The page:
I recieved this book for free in exchange for an honest review.
Title: The Horse's Arse
Author: Laura Gascoigne
Publisher: Clink Street Publishing
Date Published: April 4, 2017
Patrick Phelan is an ageing artist who has never made it big but who somehow manages to live on air in a North London suburb.
When not running art classes for amateurs, Patrick wrestles in the shed at the bottom of his garden with his life's work: a series of visionary canvases of The Seven Seals.
When his wheeler-dealer son Marty turns up with a commission from a rich client for some copies of paintings by modern masters, Phelan reluctantly agrees; it means money for his ex-wife Moira. However the deal with Marty is, typically, not what it seems.
What follows is a complex chain of events involving fakery, fraud, kidnapping, murder, the Russian Mafia and a cast of dubious art world characters. A contemporary spin on Joyce Cary's classic satire The Horse's Mouth, The Horse's Arse by Laura Gascoigne is a crime thriller-cum-comic-fable that poses the serious question: where does art go from here?
I am going to start this review by saying I did not love this book. It was interesting to read but, I didn’t love it. I was really confused most of the book. I was not familiar with the wording that Laura Gascoigne used in this book. I was unable to comprehend exactly what was going on, so I just had to give my best guess as to what was going on.
I wasn’t a fan of the plot either. I felt like the plot was all over the place and very confusing. That said, I did like the concept of the book. It’s not everyday that you read something about a struggling artist. Overall, this was an intriguing concept but not executed the best. I think that it is worth a read if you are interested in the topic.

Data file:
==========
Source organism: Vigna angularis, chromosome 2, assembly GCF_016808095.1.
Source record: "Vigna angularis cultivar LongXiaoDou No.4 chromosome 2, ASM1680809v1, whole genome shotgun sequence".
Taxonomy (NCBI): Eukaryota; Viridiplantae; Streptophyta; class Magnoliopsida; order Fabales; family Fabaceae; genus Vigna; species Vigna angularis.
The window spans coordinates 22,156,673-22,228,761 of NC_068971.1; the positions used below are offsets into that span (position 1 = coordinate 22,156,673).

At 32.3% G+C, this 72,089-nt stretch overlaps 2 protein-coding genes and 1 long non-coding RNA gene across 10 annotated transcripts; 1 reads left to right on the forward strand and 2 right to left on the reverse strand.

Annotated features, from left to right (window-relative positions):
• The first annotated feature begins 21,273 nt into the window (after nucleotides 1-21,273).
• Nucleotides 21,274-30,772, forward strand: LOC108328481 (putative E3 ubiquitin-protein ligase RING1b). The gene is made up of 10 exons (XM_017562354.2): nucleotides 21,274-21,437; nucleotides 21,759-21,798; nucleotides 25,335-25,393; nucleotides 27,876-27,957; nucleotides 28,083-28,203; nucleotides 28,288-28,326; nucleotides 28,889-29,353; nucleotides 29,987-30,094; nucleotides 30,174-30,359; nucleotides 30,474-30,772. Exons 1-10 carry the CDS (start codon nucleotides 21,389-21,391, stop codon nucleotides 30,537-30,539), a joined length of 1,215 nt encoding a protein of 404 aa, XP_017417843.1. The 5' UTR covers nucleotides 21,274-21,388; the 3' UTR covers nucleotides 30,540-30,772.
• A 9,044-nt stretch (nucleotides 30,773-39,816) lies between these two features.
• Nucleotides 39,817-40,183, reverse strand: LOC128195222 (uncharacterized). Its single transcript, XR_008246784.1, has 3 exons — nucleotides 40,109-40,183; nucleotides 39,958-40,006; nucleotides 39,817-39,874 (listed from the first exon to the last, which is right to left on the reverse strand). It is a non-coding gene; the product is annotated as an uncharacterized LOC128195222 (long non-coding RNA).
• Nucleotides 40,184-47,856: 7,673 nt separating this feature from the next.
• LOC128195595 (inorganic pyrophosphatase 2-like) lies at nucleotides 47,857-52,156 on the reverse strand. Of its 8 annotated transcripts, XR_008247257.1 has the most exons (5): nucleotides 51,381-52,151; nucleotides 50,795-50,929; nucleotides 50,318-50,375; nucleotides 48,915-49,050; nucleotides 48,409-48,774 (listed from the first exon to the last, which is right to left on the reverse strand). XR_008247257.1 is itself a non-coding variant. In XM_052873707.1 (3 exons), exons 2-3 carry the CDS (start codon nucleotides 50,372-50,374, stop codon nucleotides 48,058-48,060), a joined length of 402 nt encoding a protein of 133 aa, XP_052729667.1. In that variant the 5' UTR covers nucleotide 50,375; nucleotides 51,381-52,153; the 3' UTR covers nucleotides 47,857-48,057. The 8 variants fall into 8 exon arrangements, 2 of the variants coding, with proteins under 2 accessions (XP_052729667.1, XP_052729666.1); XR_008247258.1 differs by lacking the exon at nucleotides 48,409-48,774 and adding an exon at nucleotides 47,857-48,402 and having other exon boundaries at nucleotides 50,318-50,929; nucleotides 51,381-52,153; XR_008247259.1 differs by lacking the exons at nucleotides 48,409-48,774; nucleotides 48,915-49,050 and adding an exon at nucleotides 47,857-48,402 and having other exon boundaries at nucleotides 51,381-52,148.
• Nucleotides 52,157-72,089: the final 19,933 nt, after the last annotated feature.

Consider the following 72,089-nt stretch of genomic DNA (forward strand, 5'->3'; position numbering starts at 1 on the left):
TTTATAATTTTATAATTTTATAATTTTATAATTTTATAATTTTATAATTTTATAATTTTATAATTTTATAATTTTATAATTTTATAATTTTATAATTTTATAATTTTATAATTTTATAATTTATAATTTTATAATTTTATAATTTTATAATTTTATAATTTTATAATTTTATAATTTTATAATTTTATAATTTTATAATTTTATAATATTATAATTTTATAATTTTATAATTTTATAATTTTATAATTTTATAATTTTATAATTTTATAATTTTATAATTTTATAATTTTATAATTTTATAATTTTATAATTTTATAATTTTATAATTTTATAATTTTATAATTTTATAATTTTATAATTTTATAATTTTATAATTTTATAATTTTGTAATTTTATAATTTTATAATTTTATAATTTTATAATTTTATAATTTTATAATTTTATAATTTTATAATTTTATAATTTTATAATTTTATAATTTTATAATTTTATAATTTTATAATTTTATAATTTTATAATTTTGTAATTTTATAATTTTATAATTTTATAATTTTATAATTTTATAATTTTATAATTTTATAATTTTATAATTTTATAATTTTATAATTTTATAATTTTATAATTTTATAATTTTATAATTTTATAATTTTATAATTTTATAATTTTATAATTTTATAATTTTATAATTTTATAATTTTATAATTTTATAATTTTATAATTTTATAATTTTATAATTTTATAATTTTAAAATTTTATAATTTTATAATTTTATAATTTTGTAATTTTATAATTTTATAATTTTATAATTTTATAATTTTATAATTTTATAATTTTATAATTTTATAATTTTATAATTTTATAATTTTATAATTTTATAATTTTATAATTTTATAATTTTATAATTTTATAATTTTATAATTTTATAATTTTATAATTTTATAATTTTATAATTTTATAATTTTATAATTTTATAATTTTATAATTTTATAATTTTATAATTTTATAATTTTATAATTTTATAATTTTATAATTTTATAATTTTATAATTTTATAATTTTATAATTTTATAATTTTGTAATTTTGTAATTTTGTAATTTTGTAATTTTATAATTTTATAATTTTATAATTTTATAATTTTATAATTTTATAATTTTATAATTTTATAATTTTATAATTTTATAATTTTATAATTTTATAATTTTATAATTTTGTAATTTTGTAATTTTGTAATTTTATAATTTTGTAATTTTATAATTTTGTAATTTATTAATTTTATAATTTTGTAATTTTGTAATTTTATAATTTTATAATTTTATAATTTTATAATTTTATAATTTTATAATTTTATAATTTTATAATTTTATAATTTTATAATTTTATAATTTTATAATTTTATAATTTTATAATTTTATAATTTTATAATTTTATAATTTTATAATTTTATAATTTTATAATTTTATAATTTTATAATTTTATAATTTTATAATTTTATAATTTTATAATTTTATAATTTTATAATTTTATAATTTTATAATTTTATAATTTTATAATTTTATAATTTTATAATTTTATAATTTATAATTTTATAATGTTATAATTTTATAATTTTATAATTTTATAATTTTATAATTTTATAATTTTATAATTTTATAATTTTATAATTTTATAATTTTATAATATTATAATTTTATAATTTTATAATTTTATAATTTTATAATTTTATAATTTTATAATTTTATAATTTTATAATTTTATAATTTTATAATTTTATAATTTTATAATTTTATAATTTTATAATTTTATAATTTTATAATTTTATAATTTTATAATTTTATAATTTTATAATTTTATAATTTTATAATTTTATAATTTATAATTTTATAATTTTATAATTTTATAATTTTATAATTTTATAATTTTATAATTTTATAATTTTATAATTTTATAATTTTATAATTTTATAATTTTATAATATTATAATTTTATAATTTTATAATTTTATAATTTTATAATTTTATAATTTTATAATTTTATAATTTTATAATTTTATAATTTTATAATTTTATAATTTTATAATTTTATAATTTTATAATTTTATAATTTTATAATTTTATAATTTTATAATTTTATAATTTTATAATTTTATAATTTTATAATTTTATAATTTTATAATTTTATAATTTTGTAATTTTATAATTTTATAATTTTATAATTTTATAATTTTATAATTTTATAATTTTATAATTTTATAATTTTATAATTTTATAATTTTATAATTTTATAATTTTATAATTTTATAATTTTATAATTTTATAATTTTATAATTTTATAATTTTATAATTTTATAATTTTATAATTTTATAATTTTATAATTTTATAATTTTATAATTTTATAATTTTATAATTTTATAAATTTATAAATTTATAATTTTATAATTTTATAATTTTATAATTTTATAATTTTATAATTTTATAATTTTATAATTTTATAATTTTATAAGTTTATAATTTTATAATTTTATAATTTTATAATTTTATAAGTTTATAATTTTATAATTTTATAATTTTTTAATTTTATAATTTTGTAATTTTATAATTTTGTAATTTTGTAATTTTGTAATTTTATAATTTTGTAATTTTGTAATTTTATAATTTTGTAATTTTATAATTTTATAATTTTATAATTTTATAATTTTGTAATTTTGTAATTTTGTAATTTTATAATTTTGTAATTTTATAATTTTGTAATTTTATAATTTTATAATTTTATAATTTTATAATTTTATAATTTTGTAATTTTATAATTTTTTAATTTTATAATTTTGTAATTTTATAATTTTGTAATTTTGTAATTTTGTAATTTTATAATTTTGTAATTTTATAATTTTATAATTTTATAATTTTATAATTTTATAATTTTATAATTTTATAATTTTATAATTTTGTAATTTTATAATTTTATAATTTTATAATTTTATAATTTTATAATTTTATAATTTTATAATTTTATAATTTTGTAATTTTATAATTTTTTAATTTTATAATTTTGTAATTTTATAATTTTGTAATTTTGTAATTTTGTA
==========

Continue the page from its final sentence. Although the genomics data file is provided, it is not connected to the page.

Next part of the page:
Interview with Laura Gascoigne:
What is the hardest thing about writing?
Finding the time to sit down and do it. Doing the research is fun, dreaming up plots is fun, inventing characters is fun. Even the first draft can be a party, when you’re sailing along on a stream of consciousness. But when you read through what you’ve written the hard bit starts. When you start to look at your writing through the eye of a reader, you start to get critical and think about what works and what doesn’t. Can you really say that? Is that a cliché? Does that sound pretentious? Is that too much/too little information? Are people going to get bored? Good writing is a process of editing, of keeping the good stuff and throwing out the bad. But you also need to know when to stop the editing, decide that it’s good enough and let it go. It’ll never be perfect. If it was, it might be quite boring.
What’s the best part about writing?
Partly it’s being in control: being able to set the world to rights by making the things you want to happen happen. Partly it’s being out of control: letting the characters take charge of the story and seeing what transpires. Just like reading, it’s pure escapism: a way of transporting yourself out of the here and now.
What’s your favourite book?
That’s a tough one. I used to say The Confessions of Zeno by Italo Svevo, but I haven’t read it for a while and my tastes might have changed. One of my favourite books is certainly The Horse’s Mouth by Joyce Cary, which was an inspiration for The Horse’s Arse.
What’s your favourite candy?
Chocolate, chocolate, chocolate all the way – though I do have a soft spot for marshmallows.
When did you start writing?
I started writing doggerel verses at school inspired by Hilaire Belloc and Ogden Nash, but I didn’t start writing fiction until my 30s. I began my first novel (still unpublished) when I had my first child, Spike. I’d send him to a childminder for a couple of hours in the morning and go off into an imaginary world. It was a good way of keeping my sanity. Before I had children I’d never have found the time to write a novel, but having children teaches you organisation.
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